Cub Scout Academics

Wildlife Conservation Belt Loop

Wildlife Conservation


The requirements listed below are taken from the
Cub Scout Academics and Sports Program Guide (34299B) 2006 Printing.

These requirements have been superseded by those in 34299 - 2009 Revision.
Click here to see the current requirements.


Webelos Scouts that earn the Wildlife Conservation Belt Loop while a Webelos Scout
also satisfy requirement 13 for the Naturalist Activity Badge.

Requirements

Tiger Cubs, Cub Scouts, and Webelos Scouts may complete requirements in a family, den, pack, school, or community environment. Tiger Cubs must work with their parents or adult partners. Parents and partners do not earn loops or pins.

Belt Loop

Complete these three requirements:

  1. Explain what natural resources are and why it's important to protect and conserve them.
  2. Make a poster that shows and explains the food chain. Describe to your den what happens if the food chain becomes broken or damaged.
  3. Learn about an endangered species. Make a report to your den that includes a picture, how the species came to be endangered, and what is being done to save it.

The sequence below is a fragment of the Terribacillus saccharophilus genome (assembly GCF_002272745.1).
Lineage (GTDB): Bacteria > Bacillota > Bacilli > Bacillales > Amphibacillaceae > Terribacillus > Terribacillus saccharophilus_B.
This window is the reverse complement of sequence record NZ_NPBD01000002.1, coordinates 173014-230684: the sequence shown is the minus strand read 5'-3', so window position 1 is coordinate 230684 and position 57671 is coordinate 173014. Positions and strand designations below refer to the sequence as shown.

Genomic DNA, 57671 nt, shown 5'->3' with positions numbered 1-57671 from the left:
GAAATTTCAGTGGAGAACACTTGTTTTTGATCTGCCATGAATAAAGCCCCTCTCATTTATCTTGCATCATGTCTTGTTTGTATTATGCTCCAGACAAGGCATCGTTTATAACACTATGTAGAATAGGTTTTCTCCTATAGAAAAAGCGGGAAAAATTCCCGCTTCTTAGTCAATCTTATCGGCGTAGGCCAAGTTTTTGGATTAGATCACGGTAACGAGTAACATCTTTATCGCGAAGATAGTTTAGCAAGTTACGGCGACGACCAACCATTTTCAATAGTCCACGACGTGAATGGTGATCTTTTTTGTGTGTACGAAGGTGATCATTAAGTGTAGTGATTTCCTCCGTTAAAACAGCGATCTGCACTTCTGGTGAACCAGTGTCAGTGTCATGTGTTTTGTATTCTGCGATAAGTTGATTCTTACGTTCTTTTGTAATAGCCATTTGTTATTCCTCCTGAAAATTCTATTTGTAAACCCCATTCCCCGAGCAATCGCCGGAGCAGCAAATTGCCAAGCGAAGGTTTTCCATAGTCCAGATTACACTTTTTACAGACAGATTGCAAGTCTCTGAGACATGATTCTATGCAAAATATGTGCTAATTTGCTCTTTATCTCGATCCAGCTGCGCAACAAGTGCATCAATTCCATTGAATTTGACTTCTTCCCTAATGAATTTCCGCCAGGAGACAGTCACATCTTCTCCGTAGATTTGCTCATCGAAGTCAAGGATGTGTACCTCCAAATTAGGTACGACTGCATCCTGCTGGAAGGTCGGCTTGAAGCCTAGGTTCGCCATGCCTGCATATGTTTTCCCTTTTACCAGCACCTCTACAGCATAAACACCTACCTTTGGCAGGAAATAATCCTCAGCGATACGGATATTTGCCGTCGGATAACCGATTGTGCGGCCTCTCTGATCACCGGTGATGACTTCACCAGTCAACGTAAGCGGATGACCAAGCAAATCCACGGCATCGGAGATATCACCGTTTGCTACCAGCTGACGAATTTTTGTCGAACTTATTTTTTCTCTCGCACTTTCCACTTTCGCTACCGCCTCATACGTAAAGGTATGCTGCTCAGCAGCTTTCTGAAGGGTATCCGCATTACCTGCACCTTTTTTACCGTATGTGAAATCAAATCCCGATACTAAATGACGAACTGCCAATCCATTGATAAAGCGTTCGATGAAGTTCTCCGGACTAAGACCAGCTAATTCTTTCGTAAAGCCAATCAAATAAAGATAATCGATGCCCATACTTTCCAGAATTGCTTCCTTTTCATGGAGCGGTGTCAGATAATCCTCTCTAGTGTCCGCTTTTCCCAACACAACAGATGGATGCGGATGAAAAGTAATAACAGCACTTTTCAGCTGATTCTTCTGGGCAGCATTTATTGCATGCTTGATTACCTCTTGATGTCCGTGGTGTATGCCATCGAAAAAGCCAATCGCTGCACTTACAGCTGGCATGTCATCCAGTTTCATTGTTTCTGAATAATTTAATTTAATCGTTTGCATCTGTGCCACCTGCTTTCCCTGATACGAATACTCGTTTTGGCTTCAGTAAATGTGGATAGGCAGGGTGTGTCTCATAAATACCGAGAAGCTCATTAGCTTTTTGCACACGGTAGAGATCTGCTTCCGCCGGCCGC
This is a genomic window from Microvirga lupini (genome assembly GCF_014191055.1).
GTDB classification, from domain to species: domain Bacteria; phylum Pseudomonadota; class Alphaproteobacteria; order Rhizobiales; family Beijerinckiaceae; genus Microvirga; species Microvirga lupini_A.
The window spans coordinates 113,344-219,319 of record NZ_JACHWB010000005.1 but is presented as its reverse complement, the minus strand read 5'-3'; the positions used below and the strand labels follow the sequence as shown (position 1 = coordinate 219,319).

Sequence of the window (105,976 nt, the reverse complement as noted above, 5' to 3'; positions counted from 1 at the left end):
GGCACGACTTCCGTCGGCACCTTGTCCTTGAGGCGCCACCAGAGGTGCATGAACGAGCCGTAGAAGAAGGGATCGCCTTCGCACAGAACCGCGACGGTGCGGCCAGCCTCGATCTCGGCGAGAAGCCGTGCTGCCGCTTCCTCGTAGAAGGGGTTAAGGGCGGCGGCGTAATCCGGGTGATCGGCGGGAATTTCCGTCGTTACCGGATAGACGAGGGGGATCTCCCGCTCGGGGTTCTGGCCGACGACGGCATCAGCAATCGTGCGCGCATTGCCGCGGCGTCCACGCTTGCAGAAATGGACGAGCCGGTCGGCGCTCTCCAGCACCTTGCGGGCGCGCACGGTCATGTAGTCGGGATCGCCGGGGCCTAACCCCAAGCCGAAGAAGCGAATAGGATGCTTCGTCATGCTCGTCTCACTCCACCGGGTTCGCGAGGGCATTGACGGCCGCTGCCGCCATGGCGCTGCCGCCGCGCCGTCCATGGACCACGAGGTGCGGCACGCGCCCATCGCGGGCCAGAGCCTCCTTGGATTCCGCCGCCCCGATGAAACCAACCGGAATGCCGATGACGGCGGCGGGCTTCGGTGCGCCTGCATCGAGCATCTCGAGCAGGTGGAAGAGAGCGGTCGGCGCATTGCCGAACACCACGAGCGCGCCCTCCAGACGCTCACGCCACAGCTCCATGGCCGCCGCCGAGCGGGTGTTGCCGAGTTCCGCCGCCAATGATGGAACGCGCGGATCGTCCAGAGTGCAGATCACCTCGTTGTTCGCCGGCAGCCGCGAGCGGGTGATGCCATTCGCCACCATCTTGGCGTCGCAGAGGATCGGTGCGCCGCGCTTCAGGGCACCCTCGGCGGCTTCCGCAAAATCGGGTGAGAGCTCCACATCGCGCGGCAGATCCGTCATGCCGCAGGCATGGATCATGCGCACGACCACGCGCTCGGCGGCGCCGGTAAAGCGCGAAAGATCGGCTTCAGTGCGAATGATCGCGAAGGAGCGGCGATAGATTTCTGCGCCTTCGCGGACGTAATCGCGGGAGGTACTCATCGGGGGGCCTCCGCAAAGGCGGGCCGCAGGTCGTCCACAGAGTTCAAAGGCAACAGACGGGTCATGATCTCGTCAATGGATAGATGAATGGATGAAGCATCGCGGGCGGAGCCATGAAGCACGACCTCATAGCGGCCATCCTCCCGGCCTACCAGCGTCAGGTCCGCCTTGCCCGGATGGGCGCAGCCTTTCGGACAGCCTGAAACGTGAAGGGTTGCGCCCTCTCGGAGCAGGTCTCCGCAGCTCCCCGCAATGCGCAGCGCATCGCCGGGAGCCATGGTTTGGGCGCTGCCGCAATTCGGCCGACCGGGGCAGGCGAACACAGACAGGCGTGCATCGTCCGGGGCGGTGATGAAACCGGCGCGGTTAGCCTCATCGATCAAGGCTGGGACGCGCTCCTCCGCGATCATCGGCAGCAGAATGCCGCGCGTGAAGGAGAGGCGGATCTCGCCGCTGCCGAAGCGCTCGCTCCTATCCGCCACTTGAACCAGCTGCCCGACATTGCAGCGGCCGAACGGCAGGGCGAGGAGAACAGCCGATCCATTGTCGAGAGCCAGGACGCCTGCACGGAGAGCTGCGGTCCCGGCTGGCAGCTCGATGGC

Academics Pin

Earn the Wildlife Conservation belt loop, and complete five of the following requirements:

  1. Visit a wildlife sanctuary, nature center, or fish hatchery.
  2. Collect and read five newspaper or magazine articles that discuss conservation of wildlife and report to your family or den what you learn.
  3. Learn about five animals that use camouflage to protect themselves.
  4. Make a birdbath and keep a record for one week of the different birds that visit it.
  5. Make a collage of animals that are in the same class: fish, amphibians, reptiles, birds, or mammals.
  6. Make a plaster cast of an animal track. Show it to your den.
  7. Visit with a person who works in wildlife conservation, such as a park ranger, biologist, range manager, geologist, horticulturist, zookeeper, fishery technician, or conservation officer.
  8. Visit a state park or national park.
  9. Participate in an environmental service project that helps maintain habitat for wildlife, such as cleaning up an area or planting trees.

Page updated on: May 30, 2013



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